In 1963, Sarawak was under the threat of communist resurrection and it had hostile neighbors. It was defenseless and could not afford to be on its own in those circumstances. Malaysia was the only option open to it to preserve peace, security and racial balance.
The majority of the people, the Natives in Sarawak and Sabah in particular, were convinced that the formation of Malaysia was a natural solution in the search for Independence and the political entity that could be strong enough to look after their security and safety. They were convinced that the Independence of Malaya in August 1957 was a good model of an evolution to become independent.
Sarawak had the first three –tier elections to elect representatives at district, divisional and State levels before July 1963. The people elected the first batch of leaders to form the first cabinet in the internal self- government.
The consensus among all the Native leaders was to have an Iban leader, in the person of Stephen Kalong Ningkan to lead the internal self- government. Admittedly, it was not a very successful experiment but it gave the people a rallying point to have Sarawak’s internal self- government from July 22, 1963 to September 16 that prepared Sarawak to become a founding member of the new Federation of Malaysia.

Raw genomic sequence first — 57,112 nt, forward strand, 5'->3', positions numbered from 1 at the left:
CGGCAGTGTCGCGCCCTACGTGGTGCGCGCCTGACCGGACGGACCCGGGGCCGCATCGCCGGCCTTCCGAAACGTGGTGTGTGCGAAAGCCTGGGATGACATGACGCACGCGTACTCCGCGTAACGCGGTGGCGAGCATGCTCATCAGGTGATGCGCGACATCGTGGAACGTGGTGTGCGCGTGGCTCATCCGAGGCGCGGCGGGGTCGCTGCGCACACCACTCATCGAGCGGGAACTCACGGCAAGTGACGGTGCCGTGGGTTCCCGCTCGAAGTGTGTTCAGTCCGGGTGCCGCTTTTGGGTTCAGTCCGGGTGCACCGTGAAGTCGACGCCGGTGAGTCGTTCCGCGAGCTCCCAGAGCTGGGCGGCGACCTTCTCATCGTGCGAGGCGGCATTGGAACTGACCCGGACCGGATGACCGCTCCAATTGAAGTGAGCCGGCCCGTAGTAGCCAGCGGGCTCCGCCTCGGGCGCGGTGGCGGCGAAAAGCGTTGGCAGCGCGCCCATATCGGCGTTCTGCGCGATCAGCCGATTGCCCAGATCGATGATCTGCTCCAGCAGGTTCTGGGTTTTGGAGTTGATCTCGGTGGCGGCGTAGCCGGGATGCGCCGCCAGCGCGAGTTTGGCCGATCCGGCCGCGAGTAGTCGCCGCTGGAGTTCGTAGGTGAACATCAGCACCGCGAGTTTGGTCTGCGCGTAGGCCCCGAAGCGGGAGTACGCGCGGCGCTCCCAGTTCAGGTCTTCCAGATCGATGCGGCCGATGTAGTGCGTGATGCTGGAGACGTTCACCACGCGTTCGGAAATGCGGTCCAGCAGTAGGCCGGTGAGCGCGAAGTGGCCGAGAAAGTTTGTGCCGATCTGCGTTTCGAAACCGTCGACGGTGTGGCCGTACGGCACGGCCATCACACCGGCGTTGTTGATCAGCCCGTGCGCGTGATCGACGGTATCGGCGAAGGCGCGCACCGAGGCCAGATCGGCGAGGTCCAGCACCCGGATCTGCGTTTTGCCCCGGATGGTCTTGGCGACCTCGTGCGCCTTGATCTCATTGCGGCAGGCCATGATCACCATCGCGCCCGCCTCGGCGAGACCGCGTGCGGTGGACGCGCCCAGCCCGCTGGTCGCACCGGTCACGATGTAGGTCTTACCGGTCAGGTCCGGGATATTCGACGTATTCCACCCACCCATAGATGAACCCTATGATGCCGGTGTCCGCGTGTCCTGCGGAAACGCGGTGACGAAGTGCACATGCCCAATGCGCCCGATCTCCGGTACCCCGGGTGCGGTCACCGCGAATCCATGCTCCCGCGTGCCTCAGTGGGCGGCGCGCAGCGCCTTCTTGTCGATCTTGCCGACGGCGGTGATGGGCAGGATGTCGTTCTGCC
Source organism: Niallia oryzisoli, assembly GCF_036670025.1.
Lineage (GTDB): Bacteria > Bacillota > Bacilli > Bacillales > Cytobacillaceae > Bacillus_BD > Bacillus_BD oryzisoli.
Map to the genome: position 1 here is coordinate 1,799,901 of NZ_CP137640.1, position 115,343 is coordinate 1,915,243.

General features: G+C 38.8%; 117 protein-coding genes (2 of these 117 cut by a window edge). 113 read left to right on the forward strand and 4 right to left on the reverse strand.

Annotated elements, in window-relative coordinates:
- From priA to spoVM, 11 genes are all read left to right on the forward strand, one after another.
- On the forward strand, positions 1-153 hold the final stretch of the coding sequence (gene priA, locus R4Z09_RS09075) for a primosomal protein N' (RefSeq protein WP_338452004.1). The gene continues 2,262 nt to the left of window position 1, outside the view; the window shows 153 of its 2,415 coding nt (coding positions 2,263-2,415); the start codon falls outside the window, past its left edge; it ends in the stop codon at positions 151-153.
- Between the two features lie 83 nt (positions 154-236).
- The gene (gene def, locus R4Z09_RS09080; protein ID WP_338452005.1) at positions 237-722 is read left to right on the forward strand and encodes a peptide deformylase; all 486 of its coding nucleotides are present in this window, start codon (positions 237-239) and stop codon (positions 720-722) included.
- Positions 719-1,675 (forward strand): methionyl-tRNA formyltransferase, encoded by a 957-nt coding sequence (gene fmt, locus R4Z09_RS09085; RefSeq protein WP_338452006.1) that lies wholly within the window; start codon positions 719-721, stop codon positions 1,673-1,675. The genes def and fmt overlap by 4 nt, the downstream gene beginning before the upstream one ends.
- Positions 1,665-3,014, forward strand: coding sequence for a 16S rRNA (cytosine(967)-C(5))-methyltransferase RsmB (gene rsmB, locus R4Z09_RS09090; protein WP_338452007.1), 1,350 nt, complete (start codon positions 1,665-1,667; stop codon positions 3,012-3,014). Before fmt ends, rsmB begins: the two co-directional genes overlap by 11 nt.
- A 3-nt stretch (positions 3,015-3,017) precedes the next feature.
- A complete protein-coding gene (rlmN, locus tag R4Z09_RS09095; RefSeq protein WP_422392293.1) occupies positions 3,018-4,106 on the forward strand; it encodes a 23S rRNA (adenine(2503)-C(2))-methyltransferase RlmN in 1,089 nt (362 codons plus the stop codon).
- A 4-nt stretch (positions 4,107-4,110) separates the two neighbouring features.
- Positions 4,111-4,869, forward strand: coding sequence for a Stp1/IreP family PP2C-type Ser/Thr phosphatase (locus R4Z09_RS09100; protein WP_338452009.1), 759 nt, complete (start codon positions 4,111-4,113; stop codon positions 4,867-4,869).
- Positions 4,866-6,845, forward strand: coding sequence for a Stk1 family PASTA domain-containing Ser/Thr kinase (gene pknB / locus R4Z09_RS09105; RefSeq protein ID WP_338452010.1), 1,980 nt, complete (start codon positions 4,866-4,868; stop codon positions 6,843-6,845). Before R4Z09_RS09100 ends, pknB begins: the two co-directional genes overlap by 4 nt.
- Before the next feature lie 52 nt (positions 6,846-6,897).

The State cabinet, with the help of the British Colonial officers, administered Sarawak, more or less as an Independent Government, from July 22, 1963 to September 16, 1963. It got the support of Britain on things that involved international relations.
Undoubtedly, Sarawak has been benefitting a lot by remaining a founding member of the Federation, which should be attributable to good policies for development right from the beginning of Independent plus development. Clearly, the successive governments believed that there was no such thing as Independence without development.